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Our Beloved Bicycle Trust! (1987)

outside the law and built to stay that way

For the last two years I have been a primary host of a radio call-in show called "Hyde Park" on a Boulder station. At least twice the program has been entirely devoted to Boulder's Bicycle Trust, often called the Bicycle Community because it sounds so peaceful and non-threatening. It is neither, and the shows provided forums for the practitioners to so demonstrate.

After years of watching bicycles become a Big Business complete with all the touches that make General Motors so easy to hate, the realization is coming that Boulder needs to license its bi-wheeled vehicles propelled by human limbs. This, mentioned on the air, went over like the proverbial pregnant pole-vaulter, with objections, sans hysteria, rather comfortably reduced to two or three basic rants: that bicyclists are victims, bikes are the conveyances of necessity for the poor, and despite all contrary evidence - people who ride bikes are more virtuous than those evil polluters the car owners. There was more in this amusing vein. It is the classic set of defense postures within Boulder's Vehicular Meritocracy, currently outside the law and built to stay that way.I was asked why I would want to license bicycles. Other states do it, other cities do it, all admit, but why here in Boulder? So many people have bikes, even excluding the University's contributions, that it would be a bureaucratic nightmare. Why not just get the police to go after law breakers and leave it at that?

I offered a hypothetical example. Someone on a bike cannot be caught easily if he/she tries to escape. Police on foot have no chance, police in a car cannot follow through sidewalks and alleys and pedestrian malls. A description of a bike rider sounds like a description of half of Boulder. With a license plate, there is a chance that order might be preserved.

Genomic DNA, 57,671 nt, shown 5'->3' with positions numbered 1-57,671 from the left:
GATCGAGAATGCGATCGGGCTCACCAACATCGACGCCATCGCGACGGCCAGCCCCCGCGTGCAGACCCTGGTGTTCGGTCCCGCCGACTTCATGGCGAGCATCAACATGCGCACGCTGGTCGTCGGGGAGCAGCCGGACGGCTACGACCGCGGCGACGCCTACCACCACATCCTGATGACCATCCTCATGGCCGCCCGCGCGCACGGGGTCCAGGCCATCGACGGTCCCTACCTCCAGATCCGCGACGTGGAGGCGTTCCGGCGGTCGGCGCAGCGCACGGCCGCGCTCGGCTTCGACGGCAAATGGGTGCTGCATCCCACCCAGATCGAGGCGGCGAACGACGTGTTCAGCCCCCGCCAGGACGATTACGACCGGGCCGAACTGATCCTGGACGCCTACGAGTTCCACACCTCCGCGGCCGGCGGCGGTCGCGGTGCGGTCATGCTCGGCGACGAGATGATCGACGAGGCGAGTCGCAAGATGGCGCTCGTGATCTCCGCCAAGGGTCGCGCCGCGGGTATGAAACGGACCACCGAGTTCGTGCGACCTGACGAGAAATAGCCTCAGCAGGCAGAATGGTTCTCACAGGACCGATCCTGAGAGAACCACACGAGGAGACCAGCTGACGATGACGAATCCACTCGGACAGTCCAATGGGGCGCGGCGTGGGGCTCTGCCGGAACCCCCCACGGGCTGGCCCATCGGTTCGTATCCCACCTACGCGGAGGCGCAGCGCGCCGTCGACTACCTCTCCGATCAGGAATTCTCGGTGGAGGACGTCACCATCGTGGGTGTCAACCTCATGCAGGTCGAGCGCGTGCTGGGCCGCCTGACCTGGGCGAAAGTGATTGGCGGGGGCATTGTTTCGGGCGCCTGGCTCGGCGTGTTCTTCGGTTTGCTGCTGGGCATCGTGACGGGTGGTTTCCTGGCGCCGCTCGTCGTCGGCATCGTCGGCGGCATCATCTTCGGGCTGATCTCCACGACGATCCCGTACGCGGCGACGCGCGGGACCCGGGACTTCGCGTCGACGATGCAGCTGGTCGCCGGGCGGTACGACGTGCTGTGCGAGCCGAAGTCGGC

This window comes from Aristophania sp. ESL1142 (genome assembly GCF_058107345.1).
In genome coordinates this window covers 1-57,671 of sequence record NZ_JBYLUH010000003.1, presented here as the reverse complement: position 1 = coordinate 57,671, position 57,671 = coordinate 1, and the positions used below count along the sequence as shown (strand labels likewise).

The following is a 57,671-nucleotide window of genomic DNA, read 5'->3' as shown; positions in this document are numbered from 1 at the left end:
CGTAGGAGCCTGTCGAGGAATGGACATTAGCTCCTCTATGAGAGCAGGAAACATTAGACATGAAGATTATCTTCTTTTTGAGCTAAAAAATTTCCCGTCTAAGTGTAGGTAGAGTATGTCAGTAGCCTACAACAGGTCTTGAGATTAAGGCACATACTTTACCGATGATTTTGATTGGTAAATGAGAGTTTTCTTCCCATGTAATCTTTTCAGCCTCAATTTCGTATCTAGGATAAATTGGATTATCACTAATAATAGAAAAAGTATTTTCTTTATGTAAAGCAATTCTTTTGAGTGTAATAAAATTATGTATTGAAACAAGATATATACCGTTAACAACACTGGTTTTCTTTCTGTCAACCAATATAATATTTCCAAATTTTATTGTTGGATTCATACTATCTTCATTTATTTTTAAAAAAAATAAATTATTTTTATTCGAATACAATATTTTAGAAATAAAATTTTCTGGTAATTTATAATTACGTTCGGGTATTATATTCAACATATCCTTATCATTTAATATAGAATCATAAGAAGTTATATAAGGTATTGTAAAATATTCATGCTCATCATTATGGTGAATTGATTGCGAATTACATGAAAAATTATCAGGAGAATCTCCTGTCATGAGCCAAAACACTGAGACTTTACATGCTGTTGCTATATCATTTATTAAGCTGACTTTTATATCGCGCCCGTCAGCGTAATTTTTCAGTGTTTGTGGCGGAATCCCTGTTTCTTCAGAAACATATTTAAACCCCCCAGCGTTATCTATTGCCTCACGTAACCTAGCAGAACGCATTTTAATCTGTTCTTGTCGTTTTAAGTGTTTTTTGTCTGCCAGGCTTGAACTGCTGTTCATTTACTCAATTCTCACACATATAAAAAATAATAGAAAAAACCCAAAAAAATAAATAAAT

This was laughable, most callers thought. A ridiculous example, nobody they know does that, etc. etc. So it was with a certain amount of smugness I read that the twice-weekly bike race that lacerated North Boulder had been busted - at some expense - by police from three agencies. And when the police appeared, numbers of riders split across open fields and got away.This incident immediately got A-1 damage control treatment from the Bicycle Trust. One participant even was quoted as saying he was glad the police had arrested the race, that it was getting out of control, and that, gee, perhaps it wasn't really cool to run stop signs. Contrite. Sympathetic, somehow. Forces greater than he were at work compelling him to do the race. And there was announced consensus that from now on, things would be better. You bet.

Of course, a race that stops at stop signs is not a race but a sort of rally, so the whole premise is ludicrous. As soon as the police stop covering the event, it will immediately go back to normal.Had a car killed any of the racers, the uproar would have been horrendous; we are already treated to the spectacle of local bike riders, having been killed by a car in politically correct fashion (the car was at fault at the moment of impact), being turned into martyrs. For what cause, one wonders?Bicycles in Boulder, for the most part, are not the conveyance of choice by the poor. Bikes are the recreation of the rich, as the price tags on handlebars can tell you. Of course, the ranks are currently swelled by the faddists, but the hard-core bikers are typically Boulder: young, arrogant, Yuppie. People who have the time and cash to discuss The Wall are generally not concerned with their next meal.

I predict the following: there will be, sooner rather than later, a horrible accident in which a car will hit a number of bikes and kill people. The car will not be entirely guilt free - she will be going 25 in a 20 mph zone or something, rushing children to school - but the obvious, clear guilt will be with the dead. A vicious power struggle, one that will involve City Council, will emerge as various political groups try to pat the situation into shape. Some will want vast amounts of tax funds spent upon inserting bike paths along every road (which are not wide enough for racers, who ignore them). Others will trot out the ecologic Gresham's Law: bikes cannot compete with cars, so one has to go.

Of course, surviving participants split from the scene, so nobody really knows how fast the bikes were going, or who ran the stop sign. Descriptions of the vanishing riders were clear. They had on black shorts, white helmets, and striped jerseys of various colors. It will never come out that the bike riders were not the victim of their own stupidity, totally, but of the Boulder Bike Trust who not only encourage non-enforcement (despite their pronouncements), but who clearly have a fiscal stake in making Boulder a city of bikes.